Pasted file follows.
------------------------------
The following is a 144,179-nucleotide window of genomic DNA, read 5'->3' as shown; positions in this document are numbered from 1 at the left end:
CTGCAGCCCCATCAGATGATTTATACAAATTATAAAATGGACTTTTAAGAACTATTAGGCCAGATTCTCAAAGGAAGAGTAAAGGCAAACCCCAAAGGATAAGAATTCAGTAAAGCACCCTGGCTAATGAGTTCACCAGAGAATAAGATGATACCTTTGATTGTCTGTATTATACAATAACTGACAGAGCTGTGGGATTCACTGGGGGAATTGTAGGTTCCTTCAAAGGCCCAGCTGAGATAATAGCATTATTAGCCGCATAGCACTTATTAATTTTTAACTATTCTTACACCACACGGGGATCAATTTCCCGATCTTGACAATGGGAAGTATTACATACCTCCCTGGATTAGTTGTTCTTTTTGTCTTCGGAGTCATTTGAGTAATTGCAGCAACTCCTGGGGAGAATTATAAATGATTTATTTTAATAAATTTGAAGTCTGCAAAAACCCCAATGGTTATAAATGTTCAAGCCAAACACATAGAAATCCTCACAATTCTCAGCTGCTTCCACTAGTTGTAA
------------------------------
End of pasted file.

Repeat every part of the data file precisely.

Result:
The following is a 144,179-nucleotide window of genomic DNA, read 5'->3' as shown; positions in this document are numbered from 1 at the left end:
CTGCAGCCCCATCAGATGATTTATACAAATTATAAAATGGACTTTTAAGAACTATTAGGCCAGATTCTCAAAGGAAGAGTAAAGGCAAACCCCAAAGGATAAGAATTCAGTAAAGCACCCTGGCTAATGAGTTCACCAGAGAATAAGATGATACCTTTGATTGTCTGTATTATACAATAACTGACAGAGCTGTGGGATTCACTGGGGGAATTGTAGGTTCCTTCAAAGGCCCAGCTGAGATAATAGCATTATTAGCCGCATAGCACTTATTAATTTTTAACTATTCTTACACCACACGGGGATCAATTTCCCGATCTTGACAATGGGAAGTATTACATACCTCCCTGGATTAGTTGTTCTTTTTGTCTTCGGAGTCATTTGAGTAATTGCAGCAACTCCTGGGGAGAATTATAAATGATTTATTTTAATAAATTTGAAGTCTGCAAAAACCCCAATGGTTATAAATGTTCAAGCCAAACACATAGAAATCCTCACAATTCTCAGCTGCTTCCACTAGTTGTAA